Creative Philly Mamas


    When the summer days of childhood are full of spray grounds and popsicles, school ends and other kinds of schedules begin, and the ripe tomatoes are in full blossom, something else could be blossoming too. It’s creativity! I’m talking to all the mamas now, because gender still plays a role in this. As moms, many women feel like they have to hold down everything. The children need to be active, the house needs to be taken care of, and you need to stay connected to your partner (or your community. or your extended family. or your job!). There is so much guilt built into our lives as mothers, along with the joy and peace of raising a family. It’s built into society, where sexism still exists, women work and raise kids, still do most of the housework, and still hold significantly less leadership positions (see: Leaning In).


    Where does creativity come into play in all of this? How does an artist/writer/performer mom balance the life of a creative being and motherhood? It’s the topic that is being explored in many art and mothering blogs right now, and documentaries. And it turns out that there are many moms with a lot to say.


    “On becoming a mother, the buried part of myself- the emotional and curious, the creative- roared back to life. I wrote, then began painting again. Mothering had returned me to my expressive creative self,” said Pamela T. Boll, in her artist’s statement. Boll is the filmmaker of Who Does She Think She Is?, a documentary exploring the lives of five women who are mothers and artists. I think Boll expressed a sentiment felt by many of the women I know who are mothers and artists. Mothering provides a sense of urgency and life to our creativity, but it comes with a guilt-ridden feeling of allowing ourselves the small amount of energy and time left over after everyone’s needs are met.


    Creative moms, here are some ideas I have in our area and beyond to help you stay inspired, create balance, and live a life of art with kids!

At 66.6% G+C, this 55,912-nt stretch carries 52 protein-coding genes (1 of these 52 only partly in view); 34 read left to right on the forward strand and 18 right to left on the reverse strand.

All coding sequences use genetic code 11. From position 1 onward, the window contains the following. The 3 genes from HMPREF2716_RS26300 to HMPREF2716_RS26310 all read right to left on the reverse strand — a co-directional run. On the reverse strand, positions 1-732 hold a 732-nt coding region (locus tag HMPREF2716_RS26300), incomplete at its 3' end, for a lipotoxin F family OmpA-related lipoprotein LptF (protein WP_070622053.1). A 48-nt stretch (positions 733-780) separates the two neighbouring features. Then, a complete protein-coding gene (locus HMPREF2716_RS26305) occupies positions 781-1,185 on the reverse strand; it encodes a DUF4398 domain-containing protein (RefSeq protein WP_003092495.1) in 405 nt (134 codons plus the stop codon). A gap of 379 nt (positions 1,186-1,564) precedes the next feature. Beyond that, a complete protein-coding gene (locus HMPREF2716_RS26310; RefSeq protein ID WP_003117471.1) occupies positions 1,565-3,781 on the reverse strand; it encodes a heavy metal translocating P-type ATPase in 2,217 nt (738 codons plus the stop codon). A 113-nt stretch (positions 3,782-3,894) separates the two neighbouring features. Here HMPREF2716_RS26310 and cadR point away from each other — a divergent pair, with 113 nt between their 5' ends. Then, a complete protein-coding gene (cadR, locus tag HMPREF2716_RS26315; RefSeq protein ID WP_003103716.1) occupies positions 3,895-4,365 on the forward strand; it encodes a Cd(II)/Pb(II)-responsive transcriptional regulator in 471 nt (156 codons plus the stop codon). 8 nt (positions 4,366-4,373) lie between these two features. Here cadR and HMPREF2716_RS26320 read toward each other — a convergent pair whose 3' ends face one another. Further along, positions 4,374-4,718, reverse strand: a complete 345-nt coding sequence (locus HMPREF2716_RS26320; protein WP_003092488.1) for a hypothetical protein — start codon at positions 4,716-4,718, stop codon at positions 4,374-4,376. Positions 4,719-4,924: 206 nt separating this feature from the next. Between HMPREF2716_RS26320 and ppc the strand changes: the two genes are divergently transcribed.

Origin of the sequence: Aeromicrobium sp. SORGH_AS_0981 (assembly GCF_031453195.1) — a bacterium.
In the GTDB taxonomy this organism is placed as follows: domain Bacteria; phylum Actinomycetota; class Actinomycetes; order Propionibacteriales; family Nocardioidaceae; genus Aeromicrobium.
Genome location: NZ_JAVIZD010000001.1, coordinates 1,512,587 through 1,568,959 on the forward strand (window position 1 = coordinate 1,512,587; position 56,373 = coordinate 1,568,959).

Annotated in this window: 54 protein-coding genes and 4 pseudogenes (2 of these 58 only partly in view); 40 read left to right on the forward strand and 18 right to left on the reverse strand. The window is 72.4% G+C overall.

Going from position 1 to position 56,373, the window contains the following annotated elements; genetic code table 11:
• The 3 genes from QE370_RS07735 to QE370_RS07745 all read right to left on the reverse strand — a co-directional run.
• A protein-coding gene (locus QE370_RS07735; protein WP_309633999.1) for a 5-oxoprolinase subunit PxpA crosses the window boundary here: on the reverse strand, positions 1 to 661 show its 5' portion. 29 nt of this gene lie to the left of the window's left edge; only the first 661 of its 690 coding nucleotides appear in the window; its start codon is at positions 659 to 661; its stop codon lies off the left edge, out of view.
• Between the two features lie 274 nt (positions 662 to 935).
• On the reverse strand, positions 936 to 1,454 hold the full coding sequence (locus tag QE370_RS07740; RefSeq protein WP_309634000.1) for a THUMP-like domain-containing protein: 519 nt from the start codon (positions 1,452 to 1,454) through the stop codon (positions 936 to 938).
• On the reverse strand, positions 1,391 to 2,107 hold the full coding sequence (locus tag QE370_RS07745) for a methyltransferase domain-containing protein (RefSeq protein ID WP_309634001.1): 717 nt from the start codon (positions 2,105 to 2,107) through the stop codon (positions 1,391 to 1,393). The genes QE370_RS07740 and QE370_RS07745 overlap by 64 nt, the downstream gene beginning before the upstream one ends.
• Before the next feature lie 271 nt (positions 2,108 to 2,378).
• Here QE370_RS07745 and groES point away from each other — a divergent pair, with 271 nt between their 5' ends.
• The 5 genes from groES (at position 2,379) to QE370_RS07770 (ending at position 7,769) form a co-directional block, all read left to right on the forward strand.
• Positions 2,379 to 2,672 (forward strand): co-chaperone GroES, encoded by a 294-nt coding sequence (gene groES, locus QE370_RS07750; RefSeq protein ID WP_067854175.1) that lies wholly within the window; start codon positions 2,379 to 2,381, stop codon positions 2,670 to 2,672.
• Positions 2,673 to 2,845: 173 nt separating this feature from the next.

Give yourself an art date (No time? Take the kids and give yourself a few minutes to get inspired.) I would suggest Philadelphia places like the Wagner Free Institute of Science, which has old-fashioned cabinets of wonder filled with items of the natural world that are perfect for sketching. For writers, local award-winning poet CA Conrad has a whole page of writing prompts in the gallery based off the entire museum collection.


    Another art date idea, by yourself or with the kids, is to go to as many local art receptions as possible. They’re free, and if you bring the kids , they’ll be the most cultured lot in Philly (unless they eat all the reception appetizers. Then quietly make your way out the exit with a polite smile and a plastic cup of wine in your hand.)  They are always inspiring, by creating a catalyst in your mind that says… Hey I can do that! or I thought of a similar idea! Also it’s a good way to connect with other creative mamas.


    When your kids make art, you make art. Remember that old saying “when your baby naps, you nap”? Why not try the same for art? When you bust out the craft materials for your little ones, make sure to save some for yourself. Make something right along with them. Same thing could be true for writing. Or maybe during their half-hour music class, take out a laptop and start making notes of your new creative project!


    Make playdates with other creative moms. Why can’t we have some playdates and hold what I like to call “creative business meetings”? The kids can have fun while the moms come up with ways to change the world with art (or at least come up with a community art project)!


    * Watch films with inspiring stories of creative moms. Here’s my short list, which involves the documentary I already mentioned, another great documentary about artist moms, and the PBS series Art 21. Be sure to check out Sally Mann’s story in the Art21 series, because I loved what she said about art (sometimes it’s just fun), and she used her kids in some of her most famous work. Which brings me to my next idea.




    Lost in Living: a film by Mary Trunk 

    Who Does She Think She Is?



    Involve your kids in your art (in whatever way you feel comfortable). Maybe the children can be the subject of your writing or your photography or your painting. Or maybe they are your art assistants, stitching up pieces of your weird patchwork quilt, adding color to the background of your illustrations, or something else. Or maybe they are your muses dancing in the background to Afrobeat, while you twist up pieces of jewelry.


    Philly creative mamas, what are some of your other ideas, tips, or suggestions you have for being an artist/writer/performer and mother?
    NW Philly Parents is a partnership between Newsworks and Germantown Avenue Parents.  


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